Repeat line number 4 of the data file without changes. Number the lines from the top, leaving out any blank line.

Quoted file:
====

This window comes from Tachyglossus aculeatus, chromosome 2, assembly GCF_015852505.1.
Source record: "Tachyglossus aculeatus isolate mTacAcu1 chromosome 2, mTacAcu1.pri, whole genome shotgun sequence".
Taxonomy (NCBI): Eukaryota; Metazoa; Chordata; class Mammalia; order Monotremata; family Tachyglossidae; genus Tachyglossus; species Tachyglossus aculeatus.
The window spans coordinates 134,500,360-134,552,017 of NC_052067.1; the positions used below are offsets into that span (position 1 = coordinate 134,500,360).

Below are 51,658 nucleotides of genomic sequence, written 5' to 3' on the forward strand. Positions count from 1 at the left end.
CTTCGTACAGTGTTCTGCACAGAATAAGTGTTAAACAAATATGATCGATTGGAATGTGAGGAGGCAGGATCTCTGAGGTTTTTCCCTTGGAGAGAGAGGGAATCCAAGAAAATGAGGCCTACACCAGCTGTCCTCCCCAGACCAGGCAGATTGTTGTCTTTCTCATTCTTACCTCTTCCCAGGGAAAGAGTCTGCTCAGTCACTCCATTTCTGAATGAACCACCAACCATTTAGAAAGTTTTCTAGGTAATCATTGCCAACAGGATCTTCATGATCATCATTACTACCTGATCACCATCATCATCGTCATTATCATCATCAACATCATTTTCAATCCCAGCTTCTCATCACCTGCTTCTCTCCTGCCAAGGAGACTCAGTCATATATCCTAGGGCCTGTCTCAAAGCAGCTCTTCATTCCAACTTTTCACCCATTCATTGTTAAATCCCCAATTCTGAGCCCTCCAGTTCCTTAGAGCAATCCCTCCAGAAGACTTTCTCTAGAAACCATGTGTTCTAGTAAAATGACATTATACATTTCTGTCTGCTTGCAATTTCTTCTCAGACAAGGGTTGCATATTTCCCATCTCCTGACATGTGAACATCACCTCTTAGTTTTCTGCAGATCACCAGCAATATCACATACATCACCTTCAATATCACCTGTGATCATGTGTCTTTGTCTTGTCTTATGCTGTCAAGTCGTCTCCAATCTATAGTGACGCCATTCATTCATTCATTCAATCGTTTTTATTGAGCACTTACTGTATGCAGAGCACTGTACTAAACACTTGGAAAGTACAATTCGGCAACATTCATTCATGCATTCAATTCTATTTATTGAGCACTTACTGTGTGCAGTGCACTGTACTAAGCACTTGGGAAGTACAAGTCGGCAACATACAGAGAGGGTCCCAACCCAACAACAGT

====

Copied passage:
The window spans coordinates 134,500,360-134,552,017 of NC_052067.1; the positions used below are offsets into that span (position 1 = coordinate 134,500,360).